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cythialarin

Fallen Arches Causes And Symptoms

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Flat Feet

Flatfoot (pes planus) is a condition that occurs when the arch or instep of the foot collapses or touches the standing surface. It is also known as fallen arches or pronation of the feet. The human foot is made up of 26 bones, 33 joints, and over 100 muscles, tendons and ligaments. The arch of the foot is created by tightening of the muscles and various ligaments that support the bones of the arch as well as ligaments that run from the heel to the ball of the foot. The arches distribute weight evenly across the feet and up the legs, and can affect walking. A well-developed arch is balanced between rigidity (for stability) and flexibility (for adapting to surfaces).

Causes

There are a number of different causes that can lead to flat feet or fallen arches. These include, birth defects, while technically not a defect as such, flat feet can be a normal finding in patients from birth. However, a condition called tarsal coalition may occur where some of the bones in the foot are fused together resulting in a flatfoot. Inflammation or damage of the posterior tibial tendon. This tendon forms the end of a muscle that connects the lower leg to the foot, winding around the ankle and attaching to the inner aspect where the arch is normally present. The main role of the posterior tibial tendon is to invert the foot and maintain the arch height throughout the gait cycle. Torn muscles of the leg and foot can cause flat feet. Problems with the nerve supply to the muscles can result in reduction in tone and fallen arches. Fracture dislocation of the bones in the foot. Severe arthritis. While these are the common causes that can result in fallen arches and flat feet, it is important to recognise that there are certain risk factors that can also lead to this condition. These include advancing age, diabetes mellitus, high blood pressure, obesity and pregnancy.

Symptoms

Symptoms that should be checked by a pediatrician include foot pain, sores or pressure areas on the inner side of the foot, a stiff foot, limited side-to-side foot motion, or limited up-and-down ankle motion. For further treatment you should see a pediatric orthopedic surgeon or podiatrist experienced in childhood foot conditions.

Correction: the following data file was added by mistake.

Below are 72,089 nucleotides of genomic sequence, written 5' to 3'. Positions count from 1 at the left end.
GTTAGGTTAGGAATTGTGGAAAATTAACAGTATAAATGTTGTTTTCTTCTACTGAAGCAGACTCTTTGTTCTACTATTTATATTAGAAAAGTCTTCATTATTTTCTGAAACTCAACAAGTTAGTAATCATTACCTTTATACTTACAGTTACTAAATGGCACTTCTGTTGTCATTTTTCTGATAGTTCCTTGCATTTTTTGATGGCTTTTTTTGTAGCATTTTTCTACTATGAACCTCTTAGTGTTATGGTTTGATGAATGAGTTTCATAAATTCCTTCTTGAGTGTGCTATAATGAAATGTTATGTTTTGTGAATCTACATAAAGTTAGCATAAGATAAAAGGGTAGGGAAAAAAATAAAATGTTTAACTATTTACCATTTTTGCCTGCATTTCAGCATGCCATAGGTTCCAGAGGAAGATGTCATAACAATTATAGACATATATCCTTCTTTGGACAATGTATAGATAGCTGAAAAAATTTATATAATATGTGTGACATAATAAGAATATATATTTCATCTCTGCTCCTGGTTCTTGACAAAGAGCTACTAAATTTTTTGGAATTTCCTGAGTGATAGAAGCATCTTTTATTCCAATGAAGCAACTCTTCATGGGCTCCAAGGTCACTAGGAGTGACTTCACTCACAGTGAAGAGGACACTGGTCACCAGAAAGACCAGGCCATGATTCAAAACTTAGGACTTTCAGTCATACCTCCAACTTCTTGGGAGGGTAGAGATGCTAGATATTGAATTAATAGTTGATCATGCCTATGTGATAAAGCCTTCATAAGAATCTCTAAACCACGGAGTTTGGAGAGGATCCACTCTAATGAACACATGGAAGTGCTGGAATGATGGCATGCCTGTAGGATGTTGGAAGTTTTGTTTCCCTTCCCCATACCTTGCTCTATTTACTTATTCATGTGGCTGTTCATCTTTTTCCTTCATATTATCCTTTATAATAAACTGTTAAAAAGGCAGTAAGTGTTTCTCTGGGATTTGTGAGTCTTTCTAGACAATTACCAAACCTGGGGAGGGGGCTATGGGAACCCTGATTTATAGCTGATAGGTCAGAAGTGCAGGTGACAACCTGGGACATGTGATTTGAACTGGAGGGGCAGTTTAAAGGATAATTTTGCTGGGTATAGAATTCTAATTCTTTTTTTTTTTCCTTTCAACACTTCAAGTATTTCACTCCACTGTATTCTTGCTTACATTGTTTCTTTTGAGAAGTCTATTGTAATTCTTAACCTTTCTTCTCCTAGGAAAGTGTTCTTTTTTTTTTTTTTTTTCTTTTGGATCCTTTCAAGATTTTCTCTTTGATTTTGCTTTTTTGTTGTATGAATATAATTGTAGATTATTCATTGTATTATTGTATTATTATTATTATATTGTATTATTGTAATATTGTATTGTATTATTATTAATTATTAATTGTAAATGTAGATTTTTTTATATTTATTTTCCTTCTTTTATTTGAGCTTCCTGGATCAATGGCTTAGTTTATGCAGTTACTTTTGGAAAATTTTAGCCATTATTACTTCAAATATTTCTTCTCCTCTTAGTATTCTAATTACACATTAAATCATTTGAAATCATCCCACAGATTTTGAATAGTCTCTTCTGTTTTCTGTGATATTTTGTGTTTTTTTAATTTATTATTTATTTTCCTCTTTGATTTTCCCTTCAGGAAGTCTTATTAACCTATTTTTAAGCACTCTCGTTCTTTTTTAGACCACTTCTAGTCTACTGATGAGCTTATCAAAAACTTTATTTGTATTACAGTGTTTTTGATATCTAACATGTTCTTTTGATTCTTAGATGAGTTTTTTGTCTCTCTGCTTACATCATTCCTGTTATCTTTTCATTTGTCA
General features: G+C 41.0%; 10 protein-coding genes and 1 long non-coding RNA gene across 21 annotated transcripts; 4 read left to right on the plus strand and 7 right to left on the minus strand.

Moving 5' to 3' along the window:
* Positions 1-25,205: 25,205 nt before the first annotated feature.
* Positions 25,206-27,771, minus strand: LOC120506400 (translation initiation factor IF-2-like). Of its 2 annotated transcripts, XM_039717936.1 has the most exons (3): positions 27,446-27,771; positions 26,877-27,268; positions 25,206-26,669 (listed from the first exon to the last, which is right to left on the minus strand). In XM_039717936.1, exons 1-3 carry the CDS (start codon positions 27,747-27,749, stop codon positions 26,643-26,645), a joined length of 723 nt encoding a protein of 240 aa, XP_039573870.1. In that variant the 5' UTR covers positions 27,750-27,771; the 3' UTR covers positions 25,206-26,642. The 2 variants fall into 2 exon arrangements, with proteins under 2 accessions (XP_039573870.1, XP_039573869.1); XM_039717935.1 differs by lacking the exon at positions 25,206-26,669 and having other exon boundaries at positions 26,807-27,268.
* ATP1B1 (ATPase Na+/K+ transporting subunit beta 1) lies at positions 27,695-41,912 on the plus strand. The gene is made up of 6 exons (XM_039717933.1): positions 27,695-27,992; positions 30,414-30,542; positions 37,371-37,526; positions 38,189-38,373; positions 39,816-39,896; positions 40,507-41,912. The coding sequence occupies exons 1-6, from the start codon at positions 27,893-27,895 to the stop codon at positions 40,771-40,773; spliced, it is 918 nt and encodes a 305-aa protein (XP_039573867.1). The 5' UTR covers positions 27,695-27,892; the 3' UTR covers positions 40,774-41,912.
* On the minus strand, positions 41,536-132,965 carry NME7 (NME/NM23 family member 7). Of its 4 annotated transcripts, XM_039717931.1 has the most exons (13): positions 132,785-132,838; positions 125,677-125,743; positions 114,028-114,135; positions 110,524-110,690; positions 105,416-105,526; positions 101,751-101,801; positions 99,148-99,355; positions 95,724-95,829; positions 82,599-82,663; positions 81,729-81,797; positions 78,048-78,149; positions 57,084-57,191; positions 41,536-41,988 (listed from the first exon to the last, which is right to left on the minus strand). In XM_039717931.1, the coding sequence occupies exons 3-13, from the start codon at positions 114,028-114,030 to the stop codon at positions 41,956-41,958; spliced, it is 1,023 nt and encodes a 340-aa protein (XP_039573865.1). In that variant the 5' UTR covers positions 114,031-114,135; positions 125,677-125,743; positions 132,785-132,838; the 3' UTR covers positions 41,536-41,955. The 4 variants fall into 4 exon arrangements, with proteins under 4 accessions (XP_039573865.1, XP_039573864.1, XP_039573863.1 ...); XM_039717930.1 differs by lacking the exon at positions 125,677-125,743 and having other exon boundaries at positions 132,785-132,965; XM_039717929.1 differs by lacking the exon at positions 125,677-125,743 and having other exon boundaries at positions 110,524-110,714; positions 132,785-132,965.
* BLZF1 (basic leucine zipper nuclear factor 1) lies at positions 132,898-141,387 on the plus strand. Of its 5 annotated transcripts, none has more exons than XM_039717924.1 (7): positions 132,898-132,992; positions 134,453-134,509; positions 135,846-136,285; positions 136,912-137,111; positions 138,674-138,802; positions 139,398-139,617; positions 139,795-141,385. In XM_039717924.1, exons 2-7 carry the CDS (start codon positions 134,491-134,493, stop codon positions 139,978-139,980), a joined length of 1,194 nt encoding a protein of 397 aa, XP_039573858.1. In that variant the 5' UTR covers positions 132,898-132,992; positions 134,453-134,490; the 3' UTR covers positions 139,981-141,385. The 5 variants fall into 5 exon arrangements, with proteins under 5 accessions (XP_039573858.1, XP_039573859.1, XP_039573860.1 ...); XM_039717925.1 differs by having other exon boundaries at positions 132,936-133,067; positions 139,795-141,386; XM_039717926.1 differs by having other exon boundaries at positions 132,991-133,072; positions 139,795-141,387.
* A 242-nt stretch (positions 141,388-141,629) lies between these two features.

Diagnosis

Podiatrists are trained in expertly assessing flat feet and identifying different risk factors and the causes for it. Initial assessment will begin with a detailed history attempting to find out if any underlying illness has resulted in this. A detailed clinical examination normally follows. The patient may be asked to perform certain movements such as walking or standing on their toes to assess the function of the foot. Footwear will also be analysed to see if there has been excessive wear or if they are contributing to the pronation of the foot. To assess the structure of the foot further, the podiatrist may perform certain x-rays to get a detailed idea of the way the bones are arranged and how the muscle tissues may be affecting them. It also helps assess any potential birth defects in a bit more detail.

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Non Surgical Treatment

Most cases of fallen arches are not painful and need no form of treatment. However, common symptoms of fallen arches can include pain in your feet (particularly in the area of your heel or arch), pain in your feet that persists after long bouts of physical activity or standing up, achy feet, or arch pain when standing on the tips of your toes. Most cases of fallen arches are not preventable. Treatments for fallen arches include, rest, ice, compression, medication to relieve pain, orthotics, or in some cases surgery.

Surgical Treatment

Adult Acquired Flat Feet

A combination of surgical procedures can be used to reconstruct the flatfoot. Generally, these procedures can be separated into those that correct deformities of the bones and those that repair ligaments and tendons. Your orthopaedic surgeon will choose the proper combination of procedures for your foot. Surgery of the foot can be performed under regional anesthesia, which is numbing the foot and ankle with a nerve or spinal block, or general anesthesia, which may require a breathing tube. A nerve block is often placed behind the knee to reduce pain after surgery.

After Care

Patients may go home the day of surgery or they may require an overnight hospital stay. The leg will be placed in a splint or cast and should be kept elevated for the first two weeks. At that point, sutures are removed. A new cast or a removable boot is then placed. It is important that patients do not put any weight on the corrected foot for six to eight weeks following the operation. Patients may begin bearing weight at eight weeks and usually progress to full weightbearing by 10 to 12 weeks. For some patients, weightbearing requires additional time. After 12 weeks, patients commonly can transition to wearing a shoe. Inserts and ankle braces are often used. Physical therapy may be recommended. There are complications that relate to surgery in general. These include the risks associated with anesthesia, infection, damage to nerves and blood vessels, and bleeding or blood clots. Complications following flatfoot surgery may include wound breakdown or nonunion (incomplete healing of the bones). These complications often can be prevented with proper wound care and rehabilitation. Occasionally, patients may notice some discomfort due to prominent hardware. Removal of hardware can be done at a later time if this is an issue. The overall complication rates for flatfoot surgery are low.

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